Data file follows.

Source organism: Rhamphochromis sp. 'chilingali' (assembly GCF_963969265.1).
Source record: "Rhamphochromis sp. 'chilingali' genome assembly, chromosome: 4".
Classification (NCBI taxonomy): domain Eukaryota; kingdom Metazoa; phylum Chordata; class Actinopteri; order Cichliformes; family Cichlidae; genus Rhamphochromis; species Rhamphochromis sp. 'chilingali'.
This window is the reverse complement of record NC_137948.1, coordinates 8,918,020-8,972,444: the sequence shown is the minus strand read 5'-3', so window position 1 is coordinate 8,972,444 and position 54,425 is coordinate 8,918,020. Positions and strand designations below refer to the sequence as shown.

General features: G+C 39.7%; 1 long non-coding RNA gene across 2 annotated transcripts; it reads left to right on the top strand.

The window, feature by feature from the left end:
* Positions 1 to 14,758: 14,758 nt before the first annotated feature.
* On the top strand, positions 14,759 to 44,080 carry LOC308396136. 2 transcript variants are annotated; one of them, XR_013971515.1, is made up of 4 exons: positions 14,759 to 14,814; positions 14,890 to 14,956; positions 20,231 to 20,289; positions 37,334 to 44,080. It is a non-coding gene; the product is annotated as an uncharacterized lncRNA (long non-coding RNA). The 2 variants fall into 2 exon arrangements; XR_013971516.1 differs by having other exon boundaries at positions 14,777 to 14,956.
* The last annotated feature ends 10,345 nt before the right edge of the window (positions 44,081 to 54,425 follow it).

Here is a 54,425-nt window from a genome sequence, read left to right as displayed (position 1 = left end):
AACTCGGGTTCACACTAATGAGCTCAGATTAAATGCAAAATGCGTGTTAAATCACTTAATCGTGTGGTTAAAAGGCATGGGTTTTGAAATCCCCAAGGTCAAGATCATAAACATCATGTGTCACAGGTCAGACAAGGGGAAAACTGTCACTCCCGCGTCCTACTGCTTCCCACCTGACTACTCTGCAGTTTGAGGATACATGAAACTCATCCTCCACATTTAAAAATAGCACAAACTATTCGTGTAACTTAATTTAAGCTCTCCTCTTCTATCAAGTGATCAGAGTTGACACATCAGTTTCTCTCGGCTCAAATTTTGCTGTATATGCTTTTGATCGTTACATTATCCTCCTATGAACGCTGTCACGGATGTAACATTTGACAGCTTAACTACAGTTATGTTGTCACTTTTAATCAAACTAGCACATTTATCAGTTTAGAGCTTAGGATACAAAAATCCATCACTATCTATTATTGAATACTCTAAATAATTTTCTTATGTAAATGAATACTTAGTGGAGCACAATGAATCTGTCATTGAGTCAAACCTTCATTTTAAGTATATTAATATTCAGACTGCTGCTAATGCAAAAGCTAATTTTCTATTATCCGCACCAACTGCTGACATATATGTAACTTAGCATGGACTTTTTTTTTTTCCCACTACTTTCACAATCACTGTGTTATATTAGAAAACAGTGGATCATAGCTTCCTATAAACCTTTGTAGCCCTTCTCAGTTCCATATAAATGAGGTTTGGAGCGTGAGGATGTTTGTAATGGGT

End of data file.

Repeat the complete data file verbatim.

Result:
Source organism: Rhamphochromis sp. 'chilingali' (assembly GCF_963969265.1).
Source record: "Rhamphochromis sp. 'chilingali' genome assembly, chromosome: 4".
Classification (NCBI taxonomy): domain Eukaryota; kingdom Metazoa; phylum Chordata; class Actinopteri; order Cichliformes; family Cichlidae; genus Rhamphochromis; species Rhamphochromis sp. 'chilingali'.
This window is the reverse complement of record NC_137948.1, coordinates 8,918,020-8,972,444: the sequence shown is the minus strand read 5'-3', so window position 1 is coordinate 8,972,444 and position 54,425 is coordinate 8,918,020. Positions and strand designations below refer to the sequence as shown.

General features: G+C 39.7%; 1 long non-coding RNA gene across 2 annotated transcripts; it reads left to right on the top strand.

The window, feature by feature from the left end:
* Positions 1 to 14,758: 14,758 nt before the first annotated feature.
* On the top strand, positions 14,759 to 44,080 carry LOC308396136. 2 transcript variants are annotated; one of them, XR_013971515.1, is made up of 4 exons: positions 14,759 to 14,814; positions 14,890 to 14,956; positions 20,231 to 20,289; positions 37,334 to 44,080. It is a non-coding gene; the product is annotated as an uncharacterized lncRNA (long non-coding RNA). The 2 variants fall into 2 exon arrangements; XR_013971516.1 differs by having other exon boundaries at positions 14,777 to 14,956.
* The last annotated feature ends 10,345 nt before the right edge of the window (positions 44,081 to 54,425 follow it).

Here is a 54,425-nt window from a genome sequence, read left to right as displayed (position 1 = left end):
AACTCGGGTTCACACTAATGAGCTCAGATTAAATGCAAAATGCGTGTTAAATCACTTAATCGTGTGGTTAAAAGGCATGGGTTTTGAAATCCCCAAGGTCAAGATCATAAACATCATGTGTCACAGGTCAGACAAGGGGAAAACTGTCACTCCCGCGTCCTACTGCTTCCCACCTGACTACTCTGCAGTTTGAGGATACATGAAACTCATCCTCCACATTTAAAAATAGCACAAACTATTCGTGTAACTTAATTTAAGCTCTCCTCTTCTATCAAGTGATCAGAGTTGACACATCAGTTTCTCTCGGCTCAAATTTTGCTGTATATGCTTTTGATCGTTACATTATCCTCCTATGAACGCTGTCACGGATGTAACATTTGACAGCTTAACTACAGTTATGTTGTCACTTTTAATCAAACTAGCACATTTATCAGTTTAGAGCTTAGGATACAAAAATCCATCACTATCTATTATTGAATACTCTAAATAATTTTCTTATGTAAATGAATACTTAGTGGAGCACAATGAATCTGTCATTGAGTCAAACCTTCATTTTAAGTATATTAATATTCAGACTGCTGCTAATGCAAAAGCTAATTTTCTATTATCCGCACCAACTGCTGACATATATGTAACTTAGCATGGACTTTTTTTTTTTCCCACTACTTTCACAATCACTGTGTTATATTAGAAAACAGTGGATCATAGCTTCCTATAAACCTTTGTAGCCCTTCTCAGTTCCATATAAATGAGGTTTGGAGCGTGAGGATGTTTGTAATGGGT